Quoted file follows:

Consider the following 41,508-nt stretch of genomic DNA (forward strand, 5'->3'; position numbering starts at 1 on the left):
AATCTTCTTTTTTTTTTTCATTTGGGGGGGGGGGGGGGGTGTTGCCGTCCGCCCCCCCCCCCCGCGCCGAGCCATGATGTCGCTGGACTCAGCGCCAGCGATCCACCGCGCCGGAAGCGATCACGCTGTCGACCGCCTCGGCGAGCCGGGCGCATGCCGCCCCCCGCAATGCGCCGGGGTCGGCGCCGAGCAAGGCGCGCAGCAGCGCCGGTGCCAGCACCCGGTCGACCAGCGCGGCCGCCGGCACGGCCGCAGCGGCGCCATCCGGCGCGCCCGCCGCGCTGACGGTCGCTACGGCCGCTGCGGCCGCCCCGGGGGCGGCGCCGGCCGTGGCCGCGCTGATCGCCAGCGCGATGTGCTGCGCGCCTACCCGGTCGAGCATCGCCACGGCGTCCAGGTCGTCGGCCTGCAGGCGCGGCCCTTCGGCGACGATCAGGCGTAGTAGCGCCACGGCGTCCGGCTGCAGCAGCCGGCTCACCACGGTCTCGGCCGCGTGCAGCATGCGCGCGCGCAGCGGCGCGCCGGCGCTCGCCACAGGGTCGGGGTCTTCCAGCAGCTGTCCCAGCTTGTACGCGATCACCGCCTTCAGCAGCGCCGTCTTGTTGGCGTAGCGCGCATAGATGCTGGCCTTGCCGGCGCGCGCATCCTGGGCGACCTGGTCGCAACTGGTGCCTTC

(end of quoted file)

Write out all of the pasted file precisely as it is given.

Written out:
Consider the following 41,508-nt stretch of genomic DNA (forward strand, 5'->3'; position numbering starts at 1 on the left):
AATCTTCTTTTTTTTTTTCATTTGGGGGGGGGGGGGGGGTGTTGCCGTCCGCCCCCCCCCCCCGCGCCGAGCCATGATGTCGCTGGACTCAGCGCCAGCGATCCACCGCGCCGGAAGCGATCACGCTGTCGACCGCCTCGGCGAGCCGGGCGCATGCCGCCCCCCGCAATGCGCCGGGGTCGGCGCCGAGCAAGGCGCGCAGCAGCGCCGGTGCCAGCACCCGGTCGACCAGCGCGGCCGCCGGCACGGCCGCAGCGGCGCCATCCGGCGCGCCCGCCGCGCTGACGGTCGCTACGGCCGCTGCGGCCGCCCCGGGGGCGGCGCCGGCCGTGGCCGCGCTGATCGCCAGCGCGATGTGCTGCGCGCCTACCCGGTCGAGCATCGCCACGGCGTCCAGGTCGTCGGCCTGCAGGCGCGGCCCTTCGGCGACGATCAGGCGTAGTAGCGCCACGGCGTCCGGCTGCAGCAGCCGGCTCACCACGGTCTCGGCCGCGTGCAGCATGCGCGCGCGCAGCGGCGCGCCGGCGCTCGCCACAGGGTCGGGGTCTTCCAGCAGCTGTCCCAGCTTGTACGCGATCACCGCCTTCAGCAGCGCCGTCTTGTTGGCGTAGCGCGCATAGATGCTGGCCTTGCCGGCGCGCGCATCCTGGGCGACCTGGTCGCAACTGGTGCCTTC